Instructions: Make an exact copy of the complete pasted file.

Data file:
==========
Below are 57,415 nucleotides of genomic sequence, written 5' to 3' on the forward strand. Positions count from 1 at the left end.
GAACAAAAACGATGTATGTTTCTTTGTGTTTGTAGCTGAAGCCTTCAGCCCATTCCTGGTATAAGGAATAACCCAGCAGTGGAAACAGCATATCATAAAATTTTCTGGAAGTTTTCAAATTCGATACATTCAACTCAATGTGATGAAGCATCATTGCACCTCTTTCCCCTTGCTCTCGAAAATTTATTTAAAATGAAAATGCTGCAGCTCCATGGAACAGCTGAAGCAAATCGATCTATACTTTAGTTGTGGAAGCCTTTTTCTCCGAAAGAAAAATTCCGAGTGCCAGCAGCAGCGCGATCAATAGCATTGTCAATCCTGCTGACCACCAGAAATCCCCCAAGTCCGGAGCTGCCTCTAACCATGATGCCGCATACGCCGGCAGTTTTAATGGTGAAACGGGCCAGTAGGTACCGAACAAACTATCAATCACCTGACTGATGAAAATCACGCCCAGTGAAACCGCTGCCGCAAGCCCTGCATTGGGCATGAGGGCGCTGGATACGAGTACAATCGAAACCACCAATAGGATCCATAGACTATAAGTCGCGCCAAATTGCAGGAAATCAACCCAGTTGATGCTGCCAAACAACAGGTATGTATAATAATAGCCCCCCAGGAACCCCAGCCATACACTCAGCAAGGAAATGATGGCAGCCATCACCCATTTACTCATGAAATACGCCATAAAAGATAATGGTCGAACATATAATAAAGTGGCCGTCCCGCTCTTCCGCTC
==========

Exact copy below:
Below are 57,415 nucleotides of genomic sequence, written 5' to 3' on the forward strand. Positions count from 1 at the left end.
GAACAAAAACGATGTATGTTTCTTTGTGTTTGTAGCTGAAGCCTTCAGCCCATTCCTGGTATAAGGAATAACCCAGCAGTGGAAACAGCATATCATAAAATTTTCTGGAAGTTTTCAAATTCGATACATTCAACTCAATGTGATGAAGCATCATTGCACCTCTTTCCCCTTGCTCTCGAAAATTTATTTAAAATGAAAATGCTGCAGCTCCATGGAACAGCTGAAGCAAATCGATCTATACTTTAGTTGTGGAAGCCTTTTTCTCCGAAAGAAAAATTCCGAGTGCCAGCAGCAGCGCGATCAATAGCATTGTCAATCCTGCTGACCACCAGAAATCCCCCAAGTCCGGAGCTGCCTCTAACCATGATGCCGCATACGCCGGCAGTTTTAATGGTGAAACGGGCCAGTAGGTACCGAACAAACTATCAATCACCTGACTGATGAAAATCACGCCCAGTGAAACCGCTGCCGCAAGCCCTGCATTGGGCATGAGGGCGCTGGATACGAGTACAATCGAAACCACCAATAGGATCCATAGACTATAAGTCGCGCCAAATTGCAGGAAATCAACCCAGTTGATGCTGCCAAACAACAGGTATGTATAATAATAGCCCCCCAGGAACCCCAGCCATACACTCAGCAAGGAAATGATGGCAGCCATCACCCATTTACTCATGAAATACGCCATAAAAGATAATGGTCGAACATATAATAAAGTGGCCGTCCCGCTCTTCCGCTC